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Unfortunately, not all fish species adapt well to tank culture, just as not all animal species adapt to being farm animals. Since fish are cold blooded, almost everything about their growth and health is influenced by temperature (see Tables 4 and 6 for details). The temperature of the culture water will partially dictate what species can or should be raised in your system. Other important factors will be how densely you intend to raise them and for what purpose or market. The rule of thumb for stocking density is 0.5 pound of fish weight per 1 gallon of water in grow out RAS. The following are considerations about what to grow for specific markets.

  • What is selling in your current stores or restaurants?

  • Can you address niche markets such as farmer's markets or are there minority groups in your area that have specific preferences?

  • What seasonal markets do you want to address?

  • What product forms will you be willing to address?

  • What is your ambient temperature for your growing period? What energy implications does that have? What is the cost?


For some producers, fish are not an important part of the overall economics of the system and are primarily "nutrient generators" for the plants. For others, selling food fish is an important profit center for the aquaponics system. Aquaponic producers may have the benefit of providing a one-stop-shop for both fish and vegetables. If that is the case, the aquaponics producer should plan ahead on what their final fish product will be. Will the fish be sold live, whole on ice, or processed? For product forms, see Figure 11. Once you are selling processed fish, there are many more issues to be considered in terms of product form and processing regulations, such as:

  • Do you have access to a certified processing facility?

  • Do you have current HACCP regulations for the species you intend to process?

  • What does the packaging cost?

  • How will processing and packaging affect your budget?

Several fish species have been successfully cultured in aquaponic systems. Overall growth parameters of these are given in Table 4. Important factors when deciding on the proper species also include availability of quality brood-stock or fingerlings, growth rate to market size, and feed cost and supply. Freshwater species are preferred, as most of the plant crops produced in aquaponics have very low tolerance of salinity. Also, hybrid striped bass (Morone chrysops x M. saxatilis), which can be raised in aquaculture recycle systems, are reported to do poorly in aquaponics due to intolerance of the high potassium levels supplemented to support plant growth (Rackocy et al. 2006), though they have been grown successfully (Diessner 2013).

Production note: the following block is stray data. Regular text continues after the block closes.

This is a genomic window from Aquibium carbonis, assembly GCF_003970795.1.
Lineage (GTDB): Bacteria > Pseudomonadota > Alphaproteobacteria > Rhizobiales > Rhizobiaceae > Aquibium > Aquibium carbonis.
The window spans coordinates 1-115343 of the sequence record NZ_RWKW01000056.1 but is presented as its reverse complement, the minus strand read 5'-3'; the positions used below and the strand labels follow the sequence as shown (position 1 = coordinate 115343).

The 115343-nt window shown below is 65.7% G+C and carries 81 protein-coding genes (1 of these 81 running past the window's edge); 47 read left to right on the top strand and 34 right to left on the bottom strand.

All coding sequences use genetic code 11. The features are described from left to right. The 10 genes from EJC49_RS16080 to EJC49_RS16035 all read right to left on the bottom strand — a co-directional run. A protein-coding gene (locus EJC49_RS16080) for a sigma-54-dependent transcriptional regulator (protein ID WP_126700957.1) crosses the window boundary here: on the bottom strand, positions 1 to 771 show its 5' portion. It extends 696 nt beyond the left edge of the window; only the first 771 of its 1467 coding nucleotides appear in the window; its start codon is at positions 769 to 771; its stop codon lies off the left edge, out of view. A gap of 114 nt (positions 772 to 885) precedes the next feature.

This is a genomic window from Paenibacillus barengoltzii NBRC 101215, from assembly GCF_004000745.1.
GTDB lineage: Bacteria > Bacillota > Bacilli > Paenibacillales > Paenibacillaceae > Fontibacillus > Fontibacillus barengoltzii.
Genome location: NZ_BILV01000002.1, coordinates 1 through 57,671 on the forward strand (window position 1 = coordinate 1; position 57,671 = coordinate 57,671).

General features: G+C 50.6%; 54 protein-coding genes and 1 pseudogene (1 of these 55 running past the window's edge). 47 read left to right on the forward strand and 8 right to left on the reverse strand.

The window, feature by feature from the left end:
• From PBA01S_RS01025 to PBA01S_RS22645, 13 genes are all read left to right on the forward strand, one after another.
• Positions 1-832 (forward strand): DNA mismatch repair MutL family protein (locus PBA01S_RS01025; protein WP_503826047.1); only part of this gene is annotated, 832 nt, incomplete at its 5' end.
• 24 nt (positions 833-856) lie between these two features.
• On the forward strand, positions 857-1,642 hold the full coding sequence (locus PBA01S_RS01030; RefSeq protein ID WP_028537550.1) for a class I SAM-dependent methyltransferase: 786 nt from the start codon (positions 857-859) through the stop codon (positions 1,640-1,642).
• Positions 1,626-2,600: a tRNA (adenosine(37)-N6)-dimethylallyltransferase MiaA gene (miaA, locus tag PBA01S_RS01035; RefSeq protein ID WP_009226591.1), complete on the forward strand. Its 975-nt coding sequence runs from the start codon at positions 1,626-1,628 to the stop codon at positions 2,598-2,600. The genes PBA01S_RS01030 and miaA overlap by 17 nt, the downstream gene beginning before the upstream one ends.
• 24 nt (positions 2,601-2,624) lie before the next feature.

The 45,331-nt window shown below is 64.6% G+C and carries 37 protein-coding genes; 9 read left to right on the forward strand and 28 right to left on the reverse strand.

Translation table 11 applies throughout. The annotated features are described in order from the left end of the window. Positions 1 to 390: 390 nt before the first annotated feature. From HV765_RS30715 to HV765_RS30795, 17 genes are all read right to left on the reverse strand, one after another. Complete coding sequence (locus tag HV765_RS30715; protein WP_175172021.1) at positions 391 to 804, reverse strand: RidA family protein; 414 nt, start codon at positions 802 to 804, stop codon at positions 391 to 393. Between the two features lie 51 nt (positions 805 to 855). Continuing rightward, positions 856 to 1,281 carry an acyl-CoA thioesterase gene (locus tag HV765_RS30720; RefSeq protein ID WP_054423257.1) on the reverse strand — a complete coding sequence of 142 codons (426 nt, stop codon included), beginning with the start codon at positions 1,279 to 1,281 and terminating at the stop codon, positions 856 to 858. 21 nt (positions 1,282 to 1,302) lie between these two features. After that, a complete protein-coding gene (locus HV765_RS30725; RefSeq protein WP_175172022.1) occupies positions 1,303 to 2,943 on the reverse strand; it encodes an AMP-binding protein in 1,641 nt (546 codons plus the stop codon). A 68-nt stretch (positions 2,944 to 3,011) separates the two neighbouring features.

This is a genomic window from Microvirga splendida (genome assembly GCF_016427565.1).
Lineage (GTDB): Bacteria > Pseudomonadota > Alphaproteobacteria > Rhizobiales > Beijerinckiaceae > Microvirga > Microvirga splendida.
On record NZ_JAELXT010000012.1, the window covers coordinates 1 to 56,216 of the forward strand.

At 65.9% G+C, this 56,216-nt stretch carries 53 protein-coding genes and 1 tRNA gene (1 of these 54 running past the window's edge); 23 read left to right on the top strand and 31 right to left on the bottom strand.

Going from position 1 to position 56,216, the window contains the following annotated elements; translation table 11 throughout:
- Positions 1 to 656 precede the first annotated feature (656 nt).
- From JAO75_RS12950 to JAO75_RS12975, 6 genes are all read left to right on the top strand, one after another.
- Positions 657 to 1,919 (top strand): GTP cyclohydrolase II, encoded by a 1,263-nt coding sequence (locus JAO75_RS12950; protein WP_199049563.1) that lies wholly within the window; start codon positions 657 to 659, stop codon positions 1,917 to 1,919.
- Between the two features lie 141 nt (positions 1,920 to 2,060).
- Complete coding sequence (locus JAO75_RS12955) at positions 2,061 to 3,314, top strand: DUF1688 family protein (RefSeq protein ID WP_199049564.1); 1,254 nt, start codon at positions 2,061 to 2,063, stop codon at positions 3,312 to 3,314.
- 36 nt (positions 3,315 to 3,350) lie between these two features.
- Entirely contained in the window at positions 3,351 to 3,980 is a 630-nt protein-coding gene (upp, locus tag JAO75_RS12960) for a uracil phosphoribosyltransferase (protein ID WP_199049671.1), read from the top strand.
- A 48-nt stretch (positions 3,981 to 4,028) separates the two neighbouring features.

Table 4: Summary of fish species suitable for aquaponics.

SpeciesTemperature (C)Total ammonia nitrogen (mg/L)Nitrite (mg/L)Dissolved oxygen (mg/L)Crude protein in feed (%)Growth rateYear-round supply of fingerlings (US)Market value ($US/lb live)Consumer AcceptanceVitalOptimalNile tilapia Oreochromis niloticus4-3425-30< 2< 1> 428-32600g in 6–8monthsYes$3.00GoodCommon carp Cyprinus carpio14-3627-30< 1< 1> 430-38600g in 9–11monthsYesNAPoorChannel catfish Ictalurus punctatus5-3424-30< 1< 1< 325-36400g in 9–10monthsYes$2.00GoodLargemouth bass Micropterus salmoides5-3424-30< 1< 2> 445-48600g in 14-16monthsSeasonal$4.00- 5.00ModerateRainbow trout Oncorhynchus mykiss10-1814-16< 0.5< 0.3> 6421,000gin 14-16monthsSeasonal$3.00GoodBarramundiLates calcarifer18-3426-29< 1< 1> 438-45400g in 9–10monthsNo$8.00- 9.00Good 

Source: Janelle Hager, Leigh Ann Bright, Josh Dusci, James Tidwell. 2021. Kentucky State University. Aquaponics Production Manual: A Practical Handbook for Growers.

Kentucky State University

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